by Mick Hammond – MMAWeekly.com
(Photo courtesy IFL.tv)
When compared to the other Head Coaches on the various IFL teams, Sabres’ coach Ken Yasuda stands out for a myriad of reasons.
Most obviously, unlike the other coaches, Yasuda was never an active MMA fighter, but that doesn’t make him any less a competitor or qualified to run an IFL team.
A former Major League-drafted baseball player, Ken has trained in martial arts since he was six, eventually creating a newer, more practical martial art, Choshin Ken, before moving onto competitive weightlifting, becoming one of Japan’s most famous bodybuilders.
Having worked on strength and conditioning with fellow IFL coach Don Frye of the Scorpions, PRIDE’s “Ironhead” heavyweight Kazuyuki Fujita, and MLB All-Star Ichiro Suzuki of the Seattle Mariners, Ken’s drive for excellence is nothing short of phenomenal.
After taking over the Sabres’ head coaching position for this year’s IFL full-year season, Yasuda led the team to its first ever victory this past February against the Scorpions, and now Ken looks to lead his team to success March 17th in Los Angeles, California, against Marco Ruas’ Condors.
“First of all, our guys were much better conditioned than they were for the last event [in February],” said Yasuda of the Sabres heading into March 17th. “That was kind of like a warm-up event for everybody. Now, we stayed in shape, trained harder, and we did all the analysis of Marco’s fighters, so we’re in much better shape and educated.”
Ken continued, “We did our homework, so we’re ready to go. We feel very good, and the team is more organized. We practice as a team every day. Last September, everybody was living in different areas, so we weren’t really organized. The first time everybody was together was when we came to the event, but now, it’s a totally different story.”
Last September, as Yasuda mentions, was the month when the Sabres made their dismal IFL debut, going 0-5 to the Anacondas. But much has changed since then, including the ousting of Japanese pro wrestling legend Antonio Inoki as the team’s Head Coach, and the ascension of Ken into the role.
“That time was a little confusing,” admitted Yasuda. “The obligation wasn’t clear on who should do how much and as we went on, basically I was doing everything. At the last minute I had to do everything to get done to make it happen. So there was an issue.”
“Then it changed and I became the official Head Coach and so everything is on-time and organized, it’s just so much better this way,” further commented Ken.
Another factor contributing to the Sabres’ newfound success this year is the team’s overhauled roster. Gone are many of the inexperienced fighters and in their place stepped veterans such as Antonio McKee and Vladimir Matyushenko.
“One thing they [the veteran fighters] probably hadn’t experienced was the teamwork, but to get ready for a fight, they know what to do,” said Yasuda. “So that saves a lot of time and extra energy, no more trying to figure out who needs what to get into tip-top shape.”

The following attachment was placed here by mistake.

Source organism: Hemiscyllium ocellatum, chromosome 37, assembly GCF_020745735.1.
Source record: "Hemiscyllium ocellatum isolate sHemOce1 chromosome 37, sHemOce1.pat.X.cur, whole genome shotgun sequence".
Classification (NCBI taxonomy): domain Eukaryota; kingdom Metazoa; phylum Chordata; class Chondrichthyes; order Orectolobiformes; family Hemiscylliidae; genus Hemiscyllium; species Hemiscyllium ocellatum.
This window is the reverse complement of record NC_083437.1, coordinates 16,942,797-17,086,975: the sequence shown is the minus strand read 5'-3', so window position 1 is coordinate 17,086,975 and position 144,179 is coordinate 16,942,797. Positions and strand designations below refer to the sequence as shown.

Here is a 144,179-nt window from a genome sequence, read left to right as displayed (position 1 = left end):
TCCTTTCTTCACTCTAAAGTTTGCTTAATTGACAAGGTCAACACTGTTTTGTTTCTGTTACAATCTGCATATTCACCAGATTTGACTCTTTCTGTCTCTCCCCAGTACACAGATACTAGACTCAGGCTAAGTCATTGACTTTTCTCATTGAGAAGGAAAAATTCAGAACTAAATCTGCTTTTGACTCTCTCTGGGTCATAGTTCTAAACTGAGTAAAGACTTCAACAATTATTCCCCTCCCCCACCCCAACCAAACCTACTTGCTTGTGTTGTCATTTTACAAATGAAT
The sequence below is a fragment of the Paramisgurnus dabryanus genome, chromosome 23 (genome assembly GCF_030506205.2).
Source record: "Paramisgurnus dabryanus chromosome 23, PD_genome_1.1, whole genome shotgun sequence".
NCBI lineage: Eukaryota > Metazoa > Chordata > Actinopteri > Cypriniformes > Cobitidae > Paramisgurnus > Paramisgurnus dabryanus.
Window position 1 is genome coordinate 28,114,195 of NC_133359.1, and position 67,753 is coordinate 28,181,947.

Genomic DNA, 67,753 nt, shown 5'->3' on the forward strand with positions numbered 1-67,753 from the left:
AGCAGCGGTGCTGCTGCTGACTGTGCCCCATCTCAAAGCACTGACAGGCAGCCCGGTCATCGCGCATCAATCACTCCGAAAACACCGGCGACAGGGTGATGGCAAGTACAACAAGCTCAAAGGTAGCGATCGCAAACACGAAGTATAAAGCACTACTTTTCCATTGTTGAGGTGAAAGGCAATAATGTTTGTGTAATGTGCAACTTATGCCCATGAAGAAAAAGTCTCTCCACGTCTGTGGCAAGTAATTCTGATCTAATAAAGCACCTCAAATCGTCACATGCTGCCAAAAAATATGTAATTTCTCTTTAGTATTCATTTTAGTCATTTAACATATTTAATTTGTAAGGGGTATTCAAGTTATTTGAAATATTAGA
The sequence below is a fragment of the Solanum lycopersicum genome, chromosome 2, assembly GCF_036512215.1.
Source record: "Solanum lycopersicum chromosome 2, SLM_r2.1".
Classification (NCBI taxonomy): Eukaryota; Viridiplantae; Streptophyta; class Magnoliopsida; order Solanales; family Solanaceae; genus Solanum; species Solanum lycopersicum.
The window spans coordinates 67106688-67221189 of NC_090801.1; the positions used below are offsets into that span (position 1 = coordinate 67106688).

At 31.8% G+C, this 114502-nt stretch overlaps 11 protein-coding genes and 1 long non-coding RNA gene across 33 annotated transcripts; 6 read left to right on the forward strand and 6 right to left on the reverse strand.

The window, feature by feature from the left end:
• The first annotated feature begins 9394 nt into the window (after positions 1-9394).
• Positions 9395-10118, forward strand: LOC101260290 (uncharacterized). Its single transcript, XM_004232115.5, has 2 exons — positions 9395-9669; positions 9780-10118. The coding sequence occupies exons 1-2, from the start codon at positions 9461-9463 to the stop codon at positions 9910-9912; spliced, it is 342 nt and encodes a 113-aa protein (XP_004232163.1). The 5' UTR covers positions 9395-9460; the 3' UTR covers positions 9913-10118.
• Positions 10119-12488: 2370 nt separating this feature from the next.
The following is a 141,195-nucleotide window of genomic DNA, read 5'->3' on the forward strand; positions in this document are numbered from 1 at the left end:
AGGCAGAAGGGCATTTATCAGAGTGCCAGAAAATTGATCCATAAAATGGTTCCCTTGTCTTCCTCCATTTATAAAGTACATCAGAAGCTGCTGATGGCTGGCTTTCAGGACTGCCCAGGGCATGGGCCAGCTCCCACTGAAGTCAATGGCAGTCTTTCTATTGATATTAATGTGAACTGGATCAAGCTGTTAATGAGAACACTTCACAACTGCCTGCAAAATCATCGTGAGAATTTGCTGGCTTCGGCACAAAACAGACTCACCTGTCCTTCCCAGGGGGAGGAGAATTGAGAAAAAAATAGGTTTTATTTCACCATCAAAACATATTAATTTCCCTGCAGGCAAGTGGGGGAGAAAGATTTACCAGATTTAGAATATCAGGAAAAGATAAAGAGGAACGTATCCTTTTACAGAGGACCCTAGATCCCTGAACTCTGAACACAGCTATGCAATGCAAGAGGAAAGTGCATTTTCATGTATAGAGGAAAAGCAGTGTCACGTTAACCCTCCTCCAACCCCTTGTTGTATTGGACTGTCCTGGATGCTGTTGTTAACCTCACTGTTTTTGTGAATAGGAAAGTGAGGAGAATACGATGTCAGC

Ken added, “[Kazuhiro] Hamanaka is the youngest guy and he can learn from the veterans how to mentally and physically prepare for a fight. So the younger ones are benefiting and the older ones are showing how to behave as professional fighters and get ready.”
When it comes to the Sabres’ match-up with the Condors on March 17th, Yasuda believes that his team has a good chance of knocking off Ruas’ squad, as long as they don’t have any lapses in concentration.
“I think in terms of strength and conditioning, I think we’re way ahead of the game,” exclaimed Ken. “I also scientifically and physiologically watch and make diet and training plans, everything, which I don’t think Marco’s team is doing.”
“We have more balanced skills. A lot of our guys’ backgrounds is in wrestling, so they can fight on the ground, and we’ve improved a lot in our stand-up. So, I think overall we are ahead of the game and as long as we don’t make mistakes, we’ll be okay,” continued Yasuda.
As for the rest of the season, which could end up being a grueling 12-month marathon – depending on the team’s performance – Ken knows what must be done for long-term success in the IFL.
“Basically the key, and most important thing, is not to get injuries,” explained Yasuda. “So we’re always careful in practice and we always have to be in tip-top shape. I also think the hardest thing is that if somebody is switched, then we have to see if the new guy is going to adjust to this team.”
Ken added, “We’re like a small family, so if someone new doesn’t get along with the others, then it’s not good for the team and the guy won’t do well, most likely. So it’s very important to have the same guys to make a family, so the real teamwork will kick in. As long as we take care of those two things, I don’t that it’s going to be a problem to finish up this season strong.”
Should everything come together, the Sabres could very well be this season’s sleeper team in the IFL. As Yasuda states, as long as everyone fights hard and puts all they have into it, then there is no way the Sabres won’t at least be one of the most exciting teams in the IFL.
“At this event we will show what we’ve got,” said Ken. “We’re very excited and we’re there to win and show we’ve got heart. Everybody is going to be impressed, regardless of what’s going to happen.”
“Watch us on [IFL] Battleground, we’re going be shown a lot on Episode 3, which I think is going to be [premiering on] March 24th. They did interviews with Vlady and Antonio, and I think they’re going to shoot a lot at this upcoming event, so people will get to know us more,” concluded Yasuda.